But I was a little rattled from the week before. Losing makes you question yourself, your ability. I find that the older I get, the more this happens. Is this the season or the race where the tide is going to turn and I start the inevitable age based downslide? We all age and it is unrealistic to think that when we are already at a fairly high level, we will be able to continue to improve or even maintain, forever. I know that this change is on the horizon and know that I'm treading water, unsure of how long I can continue to do so. That is why I'm trying to force a down turn with the hope of being able to get at least one last upturn in, pushing past where I was previously.

So I get to the start line, feeling a little, cautious and reserved I'll say. I've never been one to play much in terms of race tactics. I'm more a ride as hard as I can to get away and then keep pushing, racing against and trying to beat everyone that I encounter between there and the finish. That sounds shallow and callous but literally, that is how I am wired. This works well in some disciplines, not in others. That day in that race, I knew it wasn't going to work. I questioned my own ability, uncertain as to whether or not (I believed that) I was the strongest there. This was unnerving. I knew the series was already decided based on the work I'd done up front, earlier in the series but I didn't want to win the overall without taking the finale as well. That made for some pressure to perform on that given day.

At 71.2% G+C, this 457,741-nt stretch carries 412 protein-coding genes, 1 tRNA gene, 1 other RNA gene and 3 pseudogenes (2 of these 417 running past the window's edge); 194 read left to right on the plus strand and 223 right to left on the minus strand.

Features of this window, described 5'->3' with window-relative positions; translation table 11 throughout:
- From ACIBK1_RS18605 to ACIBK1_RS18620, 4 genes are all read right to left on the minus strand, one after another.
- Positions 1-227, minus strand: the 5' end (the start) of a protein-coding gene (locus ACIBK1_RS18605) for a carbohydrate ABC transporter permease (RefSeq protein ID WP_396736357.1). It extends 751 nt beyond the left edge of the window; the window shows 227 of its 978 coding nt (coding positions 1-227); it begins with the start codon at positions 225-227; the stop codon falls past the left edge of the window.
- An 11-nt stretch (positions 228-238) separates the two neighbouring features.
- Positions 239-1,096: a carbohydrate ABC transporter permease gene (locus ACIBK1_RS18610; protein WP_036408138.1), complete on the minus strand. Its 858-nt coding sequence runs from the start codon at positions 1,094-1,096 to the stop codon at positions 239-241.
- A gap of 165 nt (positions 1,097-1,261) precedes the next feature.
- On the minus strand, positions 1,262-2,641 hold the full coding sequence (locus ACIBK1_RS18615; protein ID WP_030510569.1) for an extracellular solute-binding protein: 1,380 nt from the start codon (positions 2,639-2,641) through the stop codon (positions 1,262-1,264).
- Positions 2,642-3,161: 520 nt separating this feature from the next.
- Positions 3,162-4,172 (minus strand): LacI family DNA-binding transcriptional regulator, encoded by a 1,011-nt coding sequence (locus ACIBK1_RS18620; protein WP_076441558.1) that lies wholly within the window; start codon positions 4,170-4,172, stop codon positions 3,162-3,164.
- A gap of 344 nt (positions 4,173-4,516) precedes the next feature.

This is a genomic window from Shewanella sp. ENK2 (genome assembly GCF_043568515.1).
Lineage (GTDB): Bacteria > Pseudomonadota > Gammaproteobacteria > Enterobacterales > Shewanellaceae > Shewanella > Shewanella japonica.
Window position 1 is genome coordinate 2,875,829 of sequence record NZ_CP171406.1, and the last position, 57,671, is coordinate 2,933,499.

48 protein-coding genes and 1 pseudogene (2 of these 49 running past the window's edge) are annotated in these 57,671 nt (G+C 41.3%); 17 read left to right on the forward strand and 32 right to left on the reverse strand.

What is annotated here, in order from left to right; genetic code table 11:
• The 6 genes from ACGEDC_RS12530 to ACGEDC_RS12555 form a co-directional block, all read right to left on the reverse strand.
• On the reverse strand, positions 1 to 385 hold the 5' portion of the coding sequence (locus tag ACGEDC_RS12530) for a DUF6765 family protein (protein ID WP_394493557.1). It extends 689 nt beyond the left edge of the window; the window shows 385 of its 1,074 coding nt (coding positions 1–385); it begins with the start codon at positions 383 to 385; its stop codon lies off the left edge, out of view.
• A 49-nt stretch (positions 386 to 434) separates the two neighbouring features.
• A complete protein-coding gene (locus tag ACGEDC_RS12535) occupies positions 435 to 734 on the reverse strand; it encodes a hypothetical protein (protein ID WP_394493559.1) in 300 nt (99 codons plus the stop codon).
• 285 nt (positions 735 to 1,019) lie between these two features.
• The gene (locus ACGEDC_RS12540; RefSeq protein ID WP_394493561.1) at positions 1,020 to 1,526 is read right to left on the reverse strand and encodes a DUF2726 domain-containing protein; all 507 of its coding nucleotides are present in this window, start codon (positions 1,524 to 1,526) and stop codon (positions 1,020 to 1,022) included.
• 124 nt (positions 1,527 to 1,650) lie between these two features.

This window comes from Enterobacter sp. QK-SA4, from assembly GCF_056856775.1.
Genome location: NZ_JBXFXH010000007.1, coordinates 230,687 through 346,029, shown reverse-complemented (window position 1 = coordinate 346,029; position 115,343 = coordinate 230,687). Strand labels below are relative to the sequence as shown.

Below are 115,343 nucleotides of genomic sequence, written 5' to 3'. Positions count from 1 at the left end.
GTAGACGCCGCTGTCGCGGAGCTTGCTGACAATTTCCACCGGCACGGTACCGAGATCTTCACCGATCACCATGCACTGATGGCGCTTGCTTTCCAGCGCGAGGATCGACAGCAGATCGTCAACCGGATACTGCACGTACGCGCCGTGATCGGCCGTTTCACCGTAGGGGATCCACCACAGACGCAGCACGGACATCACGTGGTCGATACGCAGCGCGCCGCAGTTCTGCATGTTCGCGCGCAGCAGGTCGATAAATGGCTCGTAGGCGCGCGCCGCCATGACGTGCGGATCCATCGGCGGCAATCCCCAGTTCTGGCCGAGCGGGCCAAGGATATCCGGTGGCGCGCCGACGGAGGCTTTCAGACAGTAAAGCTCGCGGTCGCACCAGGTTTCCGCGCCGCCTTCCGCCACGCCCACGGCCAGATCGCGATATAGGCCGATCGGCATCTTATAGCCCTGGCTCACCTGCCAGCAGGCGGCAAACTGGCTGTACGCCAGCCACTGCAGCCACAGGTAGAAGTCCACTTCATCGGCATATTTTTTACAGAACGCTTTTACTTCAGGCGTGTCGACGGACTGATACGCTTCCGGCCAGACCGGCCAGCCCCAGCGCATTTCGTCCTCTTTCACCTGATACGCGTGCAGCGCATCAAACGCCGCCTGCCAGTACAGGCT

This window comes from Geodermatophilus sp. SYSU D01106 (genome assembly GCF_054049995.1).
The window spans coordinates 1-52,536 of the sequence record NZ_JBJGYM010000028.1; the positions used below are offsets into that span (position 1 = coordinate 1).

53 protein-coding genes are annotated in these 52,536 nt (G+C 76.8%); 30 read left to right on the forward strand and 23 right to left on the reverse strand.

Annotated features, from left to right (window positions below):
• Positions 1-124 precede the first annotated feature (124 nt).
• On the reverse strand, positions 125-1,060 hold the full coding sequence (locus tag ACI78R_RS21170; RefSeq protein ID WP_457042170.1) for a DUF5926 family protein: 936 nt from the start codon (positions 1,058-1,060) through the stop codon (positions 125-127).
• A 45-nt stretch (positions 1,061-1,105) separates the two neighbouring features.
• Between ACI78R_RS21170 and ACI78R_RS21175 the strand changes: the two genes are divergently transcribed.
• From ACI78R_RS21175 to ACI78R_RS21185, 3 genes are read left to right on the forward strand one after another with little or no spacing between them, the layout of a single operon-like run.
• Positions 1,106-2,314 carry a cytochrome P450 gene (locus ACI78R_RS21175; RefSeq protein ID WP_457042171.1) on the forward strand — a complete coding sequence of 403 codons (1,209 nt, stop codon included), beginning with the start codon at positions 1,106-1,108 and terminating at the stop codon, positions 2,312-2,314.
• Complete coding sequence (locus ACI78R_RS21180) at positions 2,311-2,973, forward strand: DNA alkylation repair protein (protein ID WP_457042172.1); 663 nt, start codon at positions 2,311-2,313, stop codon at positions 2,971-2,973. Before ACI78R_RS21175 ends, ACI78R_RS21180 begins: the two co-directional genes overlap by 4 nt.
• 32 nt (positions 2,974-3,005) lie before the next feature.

The start was crazy with a huge field of competitors, all of whom wanted one thing, to finish ahead of me and everyone else there. I found myself going into the woods in about tenth position, not optimal by any stretch. We awkwardly and frantically fumbled through rock gardens and switchbacks and by the time we broke to the first field I was sitting about sixth. Time for a test so a attacked around and laid down as much as I could afford to, but the line of traffic was still there. Not good. On the uphill powerline stretch Matt Boobar went to the front and started drilling it. It was at that point reality sunk in and I knew the plan needed to change. I couldn't drive this race, I needed to be the passenger and just hang on.